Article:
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PTA Blog Talk

Trying to Understand

Published September 30, 2008 5:06 PM by Jason Marketti

In my search for information I come across many sites that provide valuable references for me.

One search led me to a biography site (www.whonamedit.com) that I devoured rapidly and I enjoy going back frequently to keep updated on the information as new entries are provided. And since I read frequently about many subjects I figured I was pretty smart until I read about BIID or Body Integrity Identity Disorder. There are many Internet sites about this disorder that are available and even Wikipedia provides a fairly accurate article on BIID.

There are some things we may never understand when it comes to humanity. Even the sessions involved in patient care can come into question daily while we are treating or trying to treat certain patients. For instance, if a patient requests hot packs, ultrasound, TENS and massage for a treatment but declines any participation with exercises, should I provide the "feel good" stuff and ask them to come back three times a week for two weeks? Or advise them that I am not a spa and send them on their way to another therapy place that will provide them with what they want?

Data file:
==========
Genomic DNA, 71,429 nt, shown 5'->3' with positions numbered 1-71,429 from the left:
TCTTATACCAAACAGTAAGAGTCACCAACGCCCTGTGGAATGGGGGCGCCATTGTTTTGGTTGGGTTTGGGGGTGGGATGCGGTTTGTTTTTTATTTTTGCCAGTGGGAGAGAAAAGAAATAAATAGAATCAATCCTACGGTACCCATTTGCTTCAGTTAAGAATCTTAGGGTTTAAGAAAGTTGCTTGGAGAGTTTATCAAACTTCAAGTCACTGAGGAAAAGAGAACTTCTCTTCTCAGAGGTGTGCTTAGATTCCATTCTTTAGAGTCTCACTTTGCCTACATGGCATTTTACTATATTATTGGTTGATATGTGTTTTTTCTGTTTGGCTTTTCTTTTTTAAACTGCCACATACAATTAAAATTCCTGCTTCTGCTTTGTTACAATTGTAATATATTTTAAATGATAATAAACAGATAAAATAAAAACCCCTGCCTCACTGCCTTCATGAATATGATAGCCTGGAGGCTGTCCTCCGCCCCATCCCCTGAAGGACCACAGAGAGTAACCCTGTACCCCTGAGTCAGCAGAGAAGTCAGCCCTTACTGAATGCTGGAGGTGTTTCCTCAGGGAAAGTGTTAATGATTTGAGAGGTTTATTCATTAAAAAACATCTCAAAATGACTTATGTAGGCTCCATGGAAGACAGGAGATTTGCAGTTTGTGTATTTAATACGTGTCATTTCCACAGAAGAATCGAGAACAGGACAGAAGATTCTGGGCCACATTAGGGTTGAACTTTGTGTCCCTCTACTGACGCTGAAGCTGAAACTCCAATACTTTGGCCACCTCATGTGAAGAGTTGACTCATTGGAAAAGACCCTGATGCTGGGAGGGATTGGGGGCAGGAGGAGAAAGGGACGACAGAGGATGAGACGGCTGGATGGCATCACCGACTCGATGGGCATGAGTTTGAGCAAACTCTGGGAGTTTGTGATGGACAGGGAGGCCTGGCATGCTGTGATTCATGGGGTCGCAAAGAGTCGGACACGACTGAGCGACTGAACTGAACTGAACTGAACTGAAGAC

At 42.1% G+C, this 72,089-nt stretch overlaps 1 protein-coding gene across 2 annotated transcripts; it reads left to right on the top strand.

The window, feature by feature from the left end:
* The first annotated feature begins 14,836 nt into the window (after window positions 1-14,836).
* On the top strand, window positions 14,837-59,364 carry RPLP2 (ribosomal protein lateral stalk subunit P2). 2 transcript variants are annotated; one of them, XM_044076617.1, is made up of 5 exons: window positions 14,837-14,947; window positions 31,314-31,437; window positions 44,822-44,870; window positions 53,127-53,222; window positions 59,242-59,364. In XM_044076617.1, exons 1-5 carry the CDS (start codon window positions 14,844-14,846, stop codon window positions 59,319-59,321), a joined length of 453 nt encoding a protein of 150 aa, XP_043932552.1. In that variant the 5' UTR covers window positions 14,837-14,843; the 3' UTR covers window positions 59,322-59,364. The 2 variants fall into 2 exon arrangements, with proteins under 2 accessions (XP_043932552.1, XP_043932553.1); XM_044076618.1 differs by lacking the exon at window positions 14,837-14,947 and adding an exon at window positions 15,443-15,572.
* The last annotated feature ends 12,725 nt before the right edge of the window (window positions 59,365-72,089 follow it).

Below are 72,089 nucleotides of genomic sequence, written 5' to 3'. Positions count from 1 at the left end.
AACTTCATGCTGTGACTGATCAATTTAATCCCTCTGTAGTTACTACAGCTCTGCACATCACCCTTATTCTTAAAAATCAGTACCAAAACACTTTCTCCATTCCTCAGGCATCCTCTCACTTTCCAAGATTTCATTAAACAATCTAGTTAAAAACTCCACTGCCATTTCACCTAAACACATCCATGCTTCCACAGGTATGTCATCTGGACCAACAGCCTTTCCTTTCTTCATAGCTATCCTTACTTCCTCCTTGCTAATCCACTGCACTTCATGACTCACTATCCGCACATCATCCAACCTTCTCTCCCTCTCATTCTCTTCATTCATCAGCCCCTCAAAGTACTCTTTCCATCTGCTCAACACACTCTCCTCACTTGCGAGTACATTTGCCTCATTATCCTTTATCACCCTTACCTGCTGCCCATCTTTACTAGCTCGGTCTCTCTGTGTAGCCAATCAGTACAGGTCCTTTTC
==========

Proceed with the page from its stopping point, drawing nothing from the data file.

I chose the latter and was reprimanded. Was it right? I don't know; at the time I was busy and frustrated that people thought they could dictate their care. It's not that I knew what was best for them; I just didn't want to see the patients treat our profession that way.

People do things that I just don't fully understand. In fact, I do strange things that even I don't understand. I drink from the same cup at every meal, I have my own fork that I use and no one is allowed to touch it, I even mix my peas and corn on my plate.

For the most part I try to fully realize what the patients and family members are going through during their difficult times. It is too easy to ignore subtle signs of irritation and frustration during family meetings or brush off remarks the patient makes about their care.

With the patients I see I employ compassion in the care provided, empathy when discussing the patients situation, and a broad understanding of their situation so I can provide the best treatment possible for every patient (except the one that walked out and thought I was a spa technician).

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About this Blog


    Jason J. Marketti
    Occupation: Physical Therapist Assistant
    Setting: San Jacinto, CA
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